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  1. ArchDaily
  2. Projects
  3. Temple
  4. Canada
  5. Shim-Sutcliffe Architects
  6. 2015
  7. Wong Dai Sin Temple / Shim-Sutcliffe Architects

Wong Dai Sin Temple / Shim-Sutcliffe Architects

  • 09:00 - 24 August, 2017
Wong Dai Sin Temple / Shim-Sutcliffe Architects
Wong Dai Sin Temple / Shim-Sutcliffe Architects, Courtesy of Shim Sutcliffe Architects
Courtesy of Shim Sutcliffe Architects

© James Dow © James Dow © James Dow © James Dow + 15

  • Architects

  • Location

    Markham, ON, Canada
  • Lead Architects

    Brigitte Shim, Howard Sutcliffe
  • Project Leads

    Monica Leung, Andrew Kimber
  • Area

    3271.0 ft2
  • Project Year

    2015
  • Photographs

  • Structural

    Blackwell Structural Engineers
  • Mechanical

    BK Consulting Inc.
  • Electrical

    Dynamic Designs and Engineering Inc.
  • Civil

    Masongsong Associates Engineering Ltd.
  • Landscape

    NAK Design Group
  • Planning

    Bousfields Inc.
  • Planning Lawyers

    Sherman Brown
  • General Contractor

    Gillam Group Inc.
  • Concrete

    Verdi Alliance
  • Cladding

    Krypton Steel Inc.
  • Millwork

    Two Degrees North Inc.
  • Leather Work

    Kai Leather Product Design
  • Gold Leaf

    Jan’s Workshop
  • Custom Lighting

    Lighting Nelson & Garrett Inc.
  • Windows & Doors

    Tradewood Windows and Doors Inc.
  • More Specs Less Specs
© James Dow
© James Dow

Text description provided by the architects. The Wong Dai Sin Temple is a modern sacred space that houses a dynamic Taoist community committed to their inner spiritual development through the ancient physical practice of tai chi. The Fung Loy Kok Institute of Taoism needed a new spiritual home in suburban Toronto that had to reflect not only the heart and soul of their religious beliefs but also the modern contemporary world of their congregants. This place of worship is located on a major suburban arterial road surrounded by a shopping mall and cul de sac’s lined with oversized single family residential mansions.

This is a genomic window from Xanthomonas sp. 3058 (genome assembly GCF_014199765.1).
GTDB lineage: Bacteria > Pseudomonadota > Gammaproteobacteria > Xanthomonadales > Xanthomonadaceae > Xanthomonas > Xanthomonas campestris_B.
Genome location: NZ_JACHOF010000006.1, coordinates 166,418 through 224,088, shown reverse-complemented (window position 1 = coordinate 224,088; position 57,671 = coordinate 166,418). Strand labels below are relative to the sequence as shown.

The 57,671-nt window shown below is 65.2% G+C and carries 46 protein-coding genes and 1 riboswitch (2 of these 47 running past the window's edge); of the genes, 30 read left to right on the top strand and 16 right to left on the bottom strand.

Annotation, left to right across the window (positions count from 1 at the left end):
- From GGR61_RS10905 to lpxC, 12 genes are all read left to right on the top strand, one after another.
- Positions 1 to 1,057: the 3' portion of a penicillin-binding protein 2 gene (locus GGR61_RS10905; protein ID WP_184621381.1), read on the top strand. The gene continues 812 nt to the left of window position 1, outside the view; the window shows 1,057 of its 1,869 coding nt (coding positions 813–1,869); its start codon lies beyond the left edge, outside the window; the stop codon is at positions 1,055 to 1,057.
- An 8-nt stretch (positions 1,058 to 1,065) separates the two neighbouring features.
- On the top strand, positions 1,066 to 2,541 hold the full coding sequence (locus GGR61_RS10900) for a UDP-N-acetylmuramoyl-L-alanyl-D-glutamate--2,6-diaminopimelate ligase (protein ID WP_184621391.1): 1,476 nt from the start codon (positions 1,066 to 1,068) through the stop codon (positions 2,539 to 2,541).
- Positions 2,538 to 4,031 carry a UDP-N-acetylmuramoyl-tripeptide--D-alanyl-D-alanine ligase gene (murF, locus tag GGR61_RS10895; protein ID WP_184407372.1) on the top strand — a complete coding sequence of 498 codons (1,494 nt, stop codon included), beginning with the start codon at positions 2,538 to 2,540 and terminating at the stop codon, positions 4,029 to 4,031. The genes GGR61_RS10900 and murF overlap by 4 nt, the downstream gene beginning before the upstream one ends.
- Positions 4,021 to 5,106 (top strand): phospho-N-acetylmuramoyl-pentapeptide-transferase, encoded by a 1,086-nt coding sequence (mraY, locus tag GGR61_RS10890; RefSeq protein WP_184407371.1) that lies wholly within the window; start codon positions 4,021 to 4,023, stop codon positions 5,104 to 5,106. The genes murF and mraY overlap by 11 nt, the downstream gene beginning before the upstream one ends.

© James Dow
© James Dow

This new temple building demonstrates asymmetry and counterbalance while maintaining its equilibrium much like a measured tai chi pose. The building’s south elevation is visible from the busy roadway to the south, reveals a major and minor cantilever supported on slender concrete piers. Stringent on-site parking requirements necessitated elevating the spiritual space above ground and providing surface parking below. This sacred space is supported on a two-way concrete slab integrated with seven rectangular poured in place structural concrete piers tied to a robust raft foundation.

© James Dow
© James Dow

The two-way bonded post tensioned concrete slab system with its 10.2m cantilever on the west hovers over the parking area which acts as the structural support for the sacred space above. A smaller 5.2 m cantilever on the east side of the post tensioned structure accommodates an exterior terrace over the parking below and serves as a counter balance for the longer cantilever to the west. Exposed concrete is also used for the two cantilevered staircases, on the north east and south east, which along with an elevator, provides access to the second floor worship space.

© James Dow
© James Dow

The building’s exterior on the north and south facades is clad in shaped weathering steel vertical fins that are used to control views from the inside looking out. Large vertical floor to ceiling window openings in the prayer space splay outward ensuring both natural light at the perimeter and good cross ventilation. The west and east elevations facing the neighbours are clad in large abstract panels of weathering steel ensuring privacy.

Section A
Section A

Inside the Wong Dai Sin Temple, large circular motorized skylights are linked to large red light monitors which defines the natural light entering the space and also provides supports for large rings of incense used for Taoist chanting and prayer ceremonies. These glowing red lanterns of varying diameters create a cosmic ceiling plan and provide ethereal natural light which co-mingles with burning incense creating a spiritual space linking sky and ground and connecting our interior self with the external world beyond. 

© James Dow
© James Dow

Within the prayer hall is the most introverted space in the Wong Dai Sin Temple which is its memorial hall. This small wooden building within the temple is a contemplative space where ancestors are honoured. Bamboo memorial plaques line this internal wooden room providing a place for private contemplation. There are opportunities for congregants to leave offerings of gratitude and to light incense in honor of their love ones. 

© James Dow
© James Dow

This space is inextricably tied to other ancient Wong Dai Sin Temples in other parts of the world through its manipulation and amplification of natural light, its instrumental use of colour and its commitment to a carefully composed and tactile material palette. The daily worship of one of the world's ancient religion of Taoism is embedded in the fabric of this modern sacred space.

© James Dow
© James Dow

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Location to be used only as a reference. It could indicate city/country but not exact address.
About this office
Shim-Sutcliffe Architects
Office
Cite: "Wong Dai Sin Temple / Shim-Sutcliffe Architects" 24 Aug 2017. ArchDaily. Accessed . <https://www.archdaily.com/878269/wong-dai-sin-temple-shim-sutcliffe-architects/> ISSN 0719-8884
Courtesy of Shim Sutcliffe Architects

加拿大黄大仙祠 / Shim-Sutcliffe Architects